FISHING AROUND MALTA
Situated right in the middle of the Mediterrenean
Sea the Maltese waters are home to several
species of fish. Shore and Boat fishing
are practiced all year round and often offer
rewarding captures. The best season generally
is in late summer (September), when the
water tempreture rises and shoals of pelagic
fish such as Garfish, Dorado, Amberjack,
and Little Tuna come close to the shore.
Depending on where and when one
can practice loads of different angling
techniques. Rock fishing, beach ledgering,
spinnig, float fishing just to mention a
few. Generally many choose to relax along
the sea side in shelterd bays or on the
many piers along the shore line and enjoy
a few hours of light tackle fishing.
The Maltese waters host a large variety
of fish and underwater fauna. When fishing
from shore it is easy to catch various bottom
dwelling species such as Bream, Wrasse,
Comber, Mullet, Parrotfish and much more.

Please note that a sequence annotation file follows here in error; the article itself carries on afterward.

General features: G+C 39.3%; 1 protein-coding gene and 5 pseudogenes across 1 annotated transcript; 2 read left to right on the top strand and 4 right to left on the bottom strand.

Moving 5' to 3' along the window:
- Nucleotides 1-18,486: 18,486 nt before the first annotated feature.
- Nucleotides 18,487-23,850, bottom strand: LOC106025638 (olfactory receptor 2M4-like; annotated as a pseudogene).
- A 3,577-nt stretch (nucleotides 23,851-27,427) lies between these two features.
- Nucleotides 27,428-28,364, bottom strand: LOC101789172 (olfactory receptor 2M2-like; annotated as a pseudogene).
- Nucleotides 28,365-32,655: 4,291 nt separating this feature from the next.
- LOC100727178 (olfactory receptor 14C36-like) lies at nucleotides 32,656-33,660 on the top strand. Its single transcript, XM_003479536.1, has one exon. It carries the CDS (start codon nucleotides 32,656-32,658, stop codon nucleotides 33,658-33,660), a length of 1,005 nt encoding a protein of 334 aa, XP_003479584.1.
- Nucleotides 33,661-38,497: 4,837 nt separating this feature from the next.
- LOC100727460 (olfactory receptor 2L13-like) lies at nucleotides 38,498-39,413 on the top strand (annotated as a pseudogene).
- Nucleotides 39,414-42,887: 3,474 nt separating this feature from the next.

A soft to medium action telescopic casting
rod fitted with a medium spinning reel filled
up with 6kg (10lbs) breaking strain monofilament
line is the ideal choice for light tackle
fishing. Bait is another essential part
in order to get a few fish in your landing
net. Live Rag Worms is the best choice,
but if you cant’ get hold of any do
not dispare, shrimps and cockles will also
do the job. Paste is another option and
is a common bait when fishing with a pole
rod for shoal fish such as Mullet. In this
case ground baiting is a must, doing so
will bring more fish in your fishing area
and hopefully also in to your keep net.
Having the opportunity of fishing from a
boat will increase your chances of catching
bigger species, not only bottom dwelling
such as painted comber, wrasse and bream
but even predetory species as Amberjack,
Barracuda, Albacore Tuna, Skipjack, Dentex,
Dorado. Depending on the season certain
species are caught using artificial lures
(spinners, muppets, eels ect.) and in some
cases also using live bait fish or squid.